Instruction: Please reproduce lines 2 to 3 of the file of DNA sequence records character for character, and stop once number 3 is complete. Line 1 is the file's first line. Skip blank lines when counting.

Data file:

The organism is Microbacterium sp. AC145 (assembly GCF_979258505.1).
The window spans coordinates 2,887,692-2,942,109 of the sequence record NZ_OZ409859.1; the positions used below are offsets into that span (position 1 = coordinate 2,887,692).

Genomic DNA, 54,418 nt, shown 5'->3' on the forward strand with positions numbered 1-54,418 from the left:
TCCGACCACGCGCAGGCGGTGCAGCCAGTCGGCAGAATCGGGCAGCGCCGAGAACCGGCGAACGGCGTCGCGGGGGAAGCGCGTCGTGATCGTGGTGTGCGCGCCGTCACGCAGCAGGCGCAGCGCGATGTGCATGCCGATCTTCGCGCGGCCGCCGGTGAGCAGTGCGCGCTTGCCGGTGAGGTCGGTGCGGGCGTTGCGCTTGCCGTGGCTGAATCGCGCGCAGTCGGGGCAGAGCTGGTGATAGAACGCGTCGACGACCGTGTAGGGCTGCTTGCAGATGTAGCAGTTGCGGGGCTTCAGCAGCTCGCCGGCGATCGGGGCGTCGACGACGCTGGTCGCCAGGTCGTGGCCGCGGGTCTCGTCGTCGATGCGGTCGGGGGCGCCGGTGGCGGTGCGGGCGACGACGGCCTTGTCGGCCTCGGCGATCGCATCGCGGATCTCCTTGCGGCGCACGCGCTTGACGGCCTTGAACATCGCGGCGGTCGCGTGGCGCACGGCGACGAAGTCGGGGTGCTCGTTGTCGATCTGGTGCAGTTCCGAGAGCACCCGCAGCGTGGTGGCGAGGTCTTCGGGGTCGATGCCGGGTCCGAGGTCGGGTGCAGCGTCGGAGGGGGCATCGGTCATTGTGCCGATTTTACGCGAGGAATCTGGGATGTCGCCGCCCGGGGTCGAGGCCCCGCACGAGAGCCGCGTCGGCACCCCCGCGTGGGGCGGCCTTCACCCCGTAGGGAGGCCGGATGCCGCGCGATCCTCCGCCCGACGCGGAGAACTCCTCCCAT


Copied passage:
The window spans coordinates 2,887,692-2,942,109 of the sequence record NZ_OZ409859.1; the positions used below are offsets into that span (position 1 = coordinate 2,887,692).

Genomic DNA, 54,418 nt, shown 5'->3' on the forward strand with positions numbered 1-54,418 from the left: